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I want to use four push buttons as inputs and three seven-segment LED displays as outputs. Two push buttons should step up and down through the sixteen RAM locations; the other two should increment and decrement the contents of the currently-displayed memory location. I am now trying to simulate my design using ModelSim test benches, with button presses. Here is what I believe to be the relevant portions of my code:

library ieee;
use ieee.std_logic_1164.all;
use ieee.numeric_std.all;

entity DE2_TOP is

  port (
    KEY : in std_logic_vector(3 downto 0);         -- Push button

end DE2_TOP;

architecture datapath of DE2_TOP is

  U1: entity work.lab1 port map (
    key => key,         

end datapath;

library ieee;
use ieee.std_logic_1164.all;
use ieee.numeric_std.all;

entity raminfr is                     -STANDARD RAM INFERENCE
    port (
        clk : in std_logic;
        we : in std_logic;
        a : in unsigned(3 downto 0);
        di : in unsigned(7 downto 0);
        do : out unsigned(7 downto 0)
end raminfr;

architecture rtl of raminfr is

type ram_type is array (0 to 15) of unsigned(7 downto 0);
signal RAM : ram_type;
signal read_a : unsigned(3 downto 0);
process (clk)
    if rising_edge(clk) then
        if we = '1' then
            RAM(to_integer(a)) <= di;
        end if;
        read_a <= a;
    end if;
end process;
do <= RAM(to_integer(read_a));
end rtl;

library ieee;
use ieee.std_logic_1164.all;
use ieee.numeric_std.all;

entity lab1 is
        clock : in std_logic;
        key : in std_logic_vector(3 downto 0); 
end lab1;

architecture up_and_down of lab1 is
    signal value_in_ram : unsigned(7 downto 0);
    signal clk : std_logic;
    signal we : std_logic;
    signal value_counter    : unsigned(7 downto 0) ;
    signal register_counter : unsigned(3 downto 0);
    U1: entity work.raminfr port map (
        a   => register_counter,
        di  => value_counter,
        do  => value_in_ram,
        clk => clk,
        we  => we

            if rising_edge(clock) then
                if (key(3)='0' and key(2)='0' and key(1)='1' and key(0)='0') then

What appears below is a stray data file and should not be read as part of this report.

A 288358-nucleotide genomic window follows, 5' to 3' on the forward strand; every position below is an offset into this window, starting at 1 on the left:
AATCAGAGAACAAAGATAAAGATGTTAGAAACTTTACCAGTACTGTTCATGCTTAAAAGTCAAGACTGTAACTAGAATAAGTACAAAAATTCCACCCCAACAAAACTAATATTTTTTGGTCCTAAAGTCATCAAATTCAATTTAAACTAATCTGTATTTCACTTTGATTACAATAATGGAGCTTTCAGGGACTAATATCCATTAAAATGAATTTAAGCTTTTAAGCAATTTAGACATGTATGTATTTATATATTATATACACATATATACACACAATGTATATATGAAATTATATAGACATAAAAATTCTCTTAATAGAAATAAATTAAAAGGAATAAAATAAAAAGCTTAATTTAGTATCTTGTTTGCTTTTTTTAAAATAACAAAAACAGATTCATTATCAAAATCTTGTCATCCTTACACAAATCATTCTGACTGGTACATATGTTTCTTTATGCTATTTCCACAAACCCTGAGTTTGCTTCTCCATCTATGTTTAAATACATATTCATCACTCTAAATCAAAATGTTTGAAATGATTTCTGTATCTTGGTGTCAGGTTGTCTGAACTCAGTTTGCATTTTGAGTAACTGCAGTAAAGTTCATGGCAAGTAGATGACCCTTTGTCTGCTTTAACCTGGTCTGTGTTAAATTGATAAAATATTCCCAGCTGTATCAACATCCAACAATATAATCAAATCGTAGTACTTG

value_counter <= value_counter + "1";   
                elsif (key(3)='0' and key(2)='0' and key(1)='0' and key(0)='1') then  
                    value_counter <= value_counter - "1";   
                elsif (key(3)='1' and key(2)='0' and key(1)='0' and key(0)='0') then
                    register_counter<= register_counter + "1";
                    value_counter <= value_in_ram;
                elsif (key(3)='0' and key(2)='1' and key(1)='0' and key(0)='0') then
                    register_counter<= register_counter - "1";
                    value_counter <= value_in_ram;
                end if;
            end if;
    end process;
end architecture up_and_down;

The problem is that despite initializing "key" (the buttons) in my test bench, ModelSim still lists the object as "UUUU". Here is the code for my test bench, which is located in a separate file:

library ieee;
use ieee.std_logic_1164.all;

entity DE2_TOP_TEST is

architecture BENCH of DE2_TOP_TEST is
signal KEY : std_logic_vector(3 downto 0);

    U1: entity work.DE2_TOP port map (
end BENCH;

Anyone know what's wrong?

share|improve this question
Make a testbench in VHDL would help a lot debugging your desing. In the testbench, you're emulating the behaviour of the outside world (most of the time: everything outside the FPGA/ASIC'. The testbench itself is only part of the simulation, not the implementation with ISE/Quartus/... In the testbench, you're pushing the buttons not inside the design itself. –  vermaete Jan 26 '13 at 18:43
quick and dirty: move the 'key <= "..."' outside the process. Make it a concurrent assignment. And fix the sensitivity list of the process. Only the 'clock' should be there. –  vermaete Jan 26 '13 at 18:46
I moved the key assignment immediately above the process statement, but I get the same result. Perhaps this is because ModelSim is pulling key from my DE2_TOP entity, where it would still be uninitialized since I've commented out the port mapping from lab1. I also have already made a test bench, but perhaps I'm not using it to its full advantage. Could you elaborate on this? –  John Roberts Jan 26 '13 at 18:55
About testbenches: Doulos has made a good primer about it doulos.com/knowhow/vhdl_designers_guide/test_benches_part_1 –  vermaete Jan 26 '13 at 19:06
If you have a testbench, note that you have to simulate the testbench (vsim work._the_testbench_entity) i.s.o. the toplevel of you're design. I would go for the testbench and don't assert a value to 'key' within the design itself. Sorry for not reading all you;re code, I'm missing the time right now. –  vermaete Jan 26 '13 at 19:08

1 Answer 1

up vote 1 down vote accepted

You use registers in your design. So you need to add a signal to your clock input:

constant tb_clk_period : time       := (1 sec) / 10_000_000; -- 10 MHz
signal   tb_clk        : std_ulogic := '0';
-- clock generator
tb_clk <= not tb_clk after tb_clk_period / 2;
share|improve this answer

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